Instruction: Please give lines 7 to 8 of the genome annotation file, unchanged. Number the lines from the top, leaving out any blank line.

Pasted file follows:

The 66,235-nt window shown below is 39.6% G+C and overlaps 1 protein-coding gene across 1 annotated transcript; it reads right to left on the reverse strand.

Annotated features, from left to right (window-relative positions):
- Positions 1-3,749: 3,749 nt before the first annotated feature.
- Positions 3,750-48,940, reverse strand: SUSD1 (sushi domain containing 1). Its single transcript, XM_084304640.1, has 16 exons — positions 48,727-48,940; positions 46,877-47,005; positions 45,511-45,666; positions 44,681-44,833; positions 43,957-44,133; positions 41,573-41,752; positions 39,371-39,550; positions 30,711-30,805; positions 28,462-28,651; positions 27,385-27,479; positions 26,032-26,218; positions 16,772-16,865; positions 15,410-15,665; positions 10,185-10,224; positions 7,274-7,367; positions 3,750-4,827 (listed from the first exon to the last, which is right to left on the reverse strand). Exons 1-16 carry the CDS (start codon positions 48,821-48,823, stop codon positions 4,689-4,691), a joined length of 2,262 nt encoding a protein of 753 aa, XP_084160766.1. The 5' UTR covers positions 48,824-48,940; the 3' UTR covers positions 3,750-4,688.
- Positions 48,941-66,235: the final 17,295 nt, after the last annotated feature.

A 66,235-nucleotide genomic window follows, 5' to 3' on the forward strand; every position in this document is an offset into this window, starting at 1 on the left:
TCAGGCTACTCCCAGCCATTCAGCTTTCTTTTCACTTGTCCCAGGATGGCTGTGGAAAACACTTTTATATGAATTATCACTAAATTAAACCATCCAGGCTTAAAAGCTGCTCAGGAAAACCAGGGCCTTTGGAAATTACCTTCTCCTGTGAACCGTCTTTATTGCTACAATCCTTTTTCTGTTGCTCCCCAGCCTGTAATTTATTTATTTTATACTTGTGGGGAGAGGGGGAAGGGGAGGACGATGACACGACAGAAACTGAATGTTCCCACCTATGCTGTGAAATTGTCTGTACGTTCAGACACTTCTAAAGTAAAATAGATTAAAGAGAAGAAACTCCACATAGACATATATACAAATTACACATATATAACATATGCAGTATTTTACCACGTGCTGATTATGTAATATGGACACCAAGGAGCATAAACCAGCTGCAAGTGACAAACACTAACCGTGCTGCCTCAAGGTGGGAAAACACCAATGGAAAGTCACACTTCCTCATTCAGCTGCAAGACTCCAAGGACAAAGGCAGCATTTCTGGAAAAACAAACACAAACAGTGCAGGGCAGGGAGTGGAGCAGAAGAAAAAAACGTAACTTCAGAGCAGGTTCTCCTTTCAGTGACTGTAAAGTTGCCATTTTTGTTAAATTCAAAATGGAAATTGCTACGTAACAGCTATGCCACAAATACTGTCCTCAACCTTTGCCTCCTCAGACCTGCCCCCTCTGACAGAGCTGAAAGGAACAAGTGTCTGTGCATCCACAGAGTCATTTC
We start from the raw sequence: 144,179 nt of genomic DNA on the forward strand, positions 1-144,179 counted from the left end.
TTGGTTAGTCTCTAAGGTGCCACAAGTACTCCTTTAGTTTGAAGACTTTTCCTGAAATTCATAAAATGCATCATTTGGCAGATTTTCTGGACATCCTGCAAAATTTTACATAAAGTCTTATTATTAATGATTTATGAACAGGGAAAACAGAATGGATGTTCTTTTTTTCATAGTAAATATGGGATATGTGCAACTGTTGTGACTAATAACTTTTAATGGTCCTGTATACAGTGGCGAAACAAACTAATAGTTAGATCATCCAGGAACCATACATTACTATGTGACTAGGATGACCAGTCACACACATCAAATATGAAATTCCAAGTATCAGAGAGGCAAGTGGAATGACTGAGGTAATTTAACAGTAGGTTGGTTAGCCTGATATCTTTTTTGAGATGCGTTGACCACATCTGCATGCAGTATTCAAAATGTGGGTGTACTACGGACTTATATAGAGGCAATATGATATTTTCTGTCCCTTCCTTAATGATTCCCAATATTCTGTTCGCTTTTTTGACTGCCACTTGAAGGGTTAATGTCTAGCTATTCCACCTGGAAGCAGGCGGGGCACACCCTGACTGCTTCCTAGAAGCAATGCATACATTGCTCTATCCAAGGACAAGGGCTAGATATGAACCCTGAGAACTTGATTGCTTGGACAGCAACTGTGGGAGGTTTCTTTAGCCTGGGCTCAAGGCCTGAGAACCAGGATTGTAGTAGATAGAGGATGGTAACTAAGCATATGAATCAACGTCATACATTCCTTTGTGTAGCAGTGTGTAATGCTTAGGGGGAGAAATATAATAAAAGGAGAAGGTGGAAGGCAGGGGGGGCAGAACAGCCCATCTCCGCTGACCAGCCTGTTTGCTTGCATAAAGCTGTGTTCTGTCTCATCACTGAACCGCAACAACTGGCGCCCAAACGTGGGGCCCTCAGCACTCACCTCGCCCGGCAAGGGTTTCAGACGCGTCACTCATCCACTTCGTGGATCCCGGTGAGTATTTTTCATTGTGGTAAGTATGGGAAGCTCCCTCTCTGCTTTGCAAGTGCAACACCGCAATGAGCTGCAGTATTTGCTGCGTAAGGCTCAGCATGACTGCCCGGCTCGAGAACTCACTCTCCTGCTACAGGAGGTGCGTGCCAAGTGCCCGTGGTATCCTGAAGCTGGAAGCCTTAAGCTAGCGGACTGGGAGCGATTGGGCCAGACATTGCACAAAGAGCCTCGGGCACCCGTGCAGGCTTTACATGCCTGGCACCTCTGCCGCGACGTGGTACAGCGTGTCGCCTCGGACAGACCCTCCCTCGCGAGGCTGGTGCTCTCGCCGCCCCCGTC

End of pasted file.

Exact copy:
TCAGGCTACTCCCAGCCATTCAGCTTTCTTTTCACTTGTCCCAGGATGGCTGTGGAAAACACTTTTATATGAATTATCACTAAATTAAACCATCCAGGCTTAAAAGCTGCTCAGGAAAACCAGGGCCTTTGGAAATTACCTTCTCCTGTGAACCGTCTTTATTGCTACAATCCTTTTTCTGTTGCTCCCCAGCCTGTAATTTATTTATTTTATACTTGTGGGGAGAGGGGGAAGGGGAGGACGATGACACGACAGAAACTGAATGTTCCCACCTATGCTGTGAAATTGTCTGTACGTTCAGACACTTCTAAAGTAAAATAGATTAAAGAGAAGAAACTCCACATAGACATATATACAAATTACACATATATAACATATGCAGTATTTTACCACGTGCTGATTATGTAATATGGACACCAAGGAGCATAAACCAGCTGCAAGTGACAAACACTAACCGTGCTGCCTCAAGGTGGGAAAACACCAATGGAAAGTCACACTTCCTCATTCAGCTGCAAGACTCCAAGGACAAAGGCAGCATTTCTGGAAAAACAAACACAAACAGTGCAGGGCAGGGAGTGGAGCAGAAGAAAAAAACGTAACTTCAGAGCAGGTTCTCCTTTCAGTGACTGTAAAGTTGCCATTTTTGTTAAATTCAAAATGGAAATTGCTACGTAACAGCTATGCCACAAATACTGTCCTCAACCTTTGCCTCCTCAGACCTGCCCCCTCTGACAGAGCTGAAAGGAACAAGTGTCTGTGCATCCACAGAGTCATTTC
We start from the raw sequence: 144,179 nt of genomic DNA on the forward strand, positions 1-144,179 counted from the left end.